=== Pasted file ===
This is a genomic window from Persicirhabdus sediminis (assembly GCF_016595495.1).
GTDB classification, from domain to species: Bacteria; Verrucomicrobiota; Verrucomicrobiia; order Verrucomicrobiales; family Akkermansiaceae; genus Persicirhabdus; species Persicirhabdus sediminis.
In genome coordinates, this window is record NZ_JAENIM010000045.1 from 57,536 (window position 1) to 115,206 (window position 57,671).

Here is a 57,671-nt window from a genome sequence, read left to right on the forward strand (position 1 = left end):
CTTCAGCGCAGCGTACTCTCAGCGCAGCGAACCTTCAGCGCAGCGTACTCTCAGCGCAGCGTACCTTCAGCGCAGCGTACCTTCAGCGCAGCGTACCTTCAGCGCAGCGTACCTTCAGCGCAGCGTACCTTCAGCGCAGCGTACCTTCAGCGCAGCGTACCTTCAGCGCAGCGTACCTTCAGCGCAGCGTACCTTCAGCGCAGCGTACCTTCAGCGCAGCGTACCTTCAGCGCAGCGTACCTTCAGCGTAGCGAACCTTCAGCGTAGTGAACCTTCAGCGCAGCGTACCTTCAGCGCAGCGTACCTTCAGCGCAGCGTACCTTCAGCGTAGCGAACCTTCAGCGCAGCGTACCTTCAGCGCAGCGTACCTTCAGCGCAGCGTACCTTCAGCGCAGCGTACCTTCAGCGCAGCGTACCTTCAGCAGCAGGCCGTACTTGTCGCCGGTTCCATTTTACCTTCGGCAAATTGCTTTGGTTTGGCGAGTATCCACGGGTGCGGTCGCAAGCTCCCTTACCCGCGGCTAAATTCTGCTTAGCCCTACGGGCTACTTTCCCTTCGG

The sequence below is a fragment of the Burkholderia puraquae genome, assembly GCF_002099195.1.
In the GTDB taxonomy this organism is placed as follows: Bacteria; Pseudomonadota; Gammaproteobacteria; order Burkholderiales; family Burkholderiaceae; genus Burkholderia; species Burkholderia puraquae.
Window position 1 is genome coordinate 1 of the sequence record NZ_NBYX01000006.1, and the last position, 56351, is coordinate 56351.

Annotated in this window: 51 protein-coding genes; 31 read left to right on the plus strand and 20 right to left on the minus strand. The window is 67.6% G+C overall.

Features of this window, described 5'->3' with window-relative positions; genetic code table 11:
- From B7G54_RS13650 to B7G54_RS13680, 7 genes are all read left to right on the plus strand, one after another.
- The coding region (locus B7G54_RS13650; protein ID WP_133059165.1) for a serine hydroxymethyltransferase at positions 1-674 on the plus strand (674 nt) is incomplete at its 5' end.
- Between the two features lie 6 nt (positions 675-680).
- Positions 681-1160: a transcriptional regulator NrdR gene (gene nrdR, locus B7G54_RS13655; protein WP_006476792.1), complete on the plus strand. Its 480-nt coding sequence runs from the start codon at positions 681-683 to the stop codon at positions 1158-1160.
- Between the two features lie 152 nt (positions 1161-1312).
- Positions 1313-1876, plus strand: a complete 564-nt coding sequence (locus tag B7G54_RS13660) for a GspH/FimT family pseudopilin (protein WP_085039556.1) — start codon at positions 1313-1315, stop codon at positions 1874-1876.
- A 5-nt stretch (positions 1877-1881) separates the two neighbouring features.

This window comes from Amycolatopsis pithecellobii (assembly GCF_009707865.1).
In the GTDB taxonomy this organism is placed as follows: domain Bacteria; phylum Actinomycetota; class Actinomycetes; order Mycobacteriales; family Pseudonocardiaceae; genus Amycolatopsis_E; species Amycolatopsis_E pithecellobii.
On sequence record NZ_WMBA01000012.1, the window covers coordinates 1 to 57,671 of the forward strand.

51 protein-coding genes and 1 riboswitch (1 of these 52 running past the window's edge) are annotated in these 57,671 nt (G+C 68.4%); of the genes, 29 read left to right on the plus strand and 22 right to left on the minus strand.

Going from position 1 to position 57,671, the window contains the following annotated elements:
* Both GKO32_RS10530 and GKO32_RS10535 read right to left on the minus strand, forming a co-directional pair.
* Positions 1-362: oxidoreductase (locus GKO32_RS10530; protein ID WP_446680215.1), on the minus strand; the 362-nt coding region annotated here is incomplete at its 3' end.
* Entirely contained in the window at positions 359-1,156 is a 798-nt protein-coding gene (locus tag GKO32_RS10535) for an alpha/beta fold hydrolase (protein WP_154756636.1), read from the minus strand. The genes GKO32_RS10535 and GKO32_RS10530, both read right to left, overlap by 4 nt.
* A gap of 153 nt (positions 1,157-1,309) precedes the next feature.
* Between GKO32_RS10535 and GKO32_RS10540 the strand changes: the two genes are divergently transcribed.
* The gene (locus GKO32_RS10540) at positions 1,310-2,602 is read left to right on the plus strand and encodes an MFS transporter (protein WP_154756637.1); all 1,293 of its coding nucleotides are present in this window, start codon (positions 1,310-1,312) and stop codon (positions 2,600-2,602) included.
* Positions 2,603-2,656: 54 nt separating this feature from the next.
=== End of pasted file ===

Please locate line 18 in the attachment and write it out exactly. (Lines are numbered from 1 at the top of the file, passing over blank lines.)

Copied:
This window comes from Amycolatopsis pithecellobii (assembly GCF_009707865.1).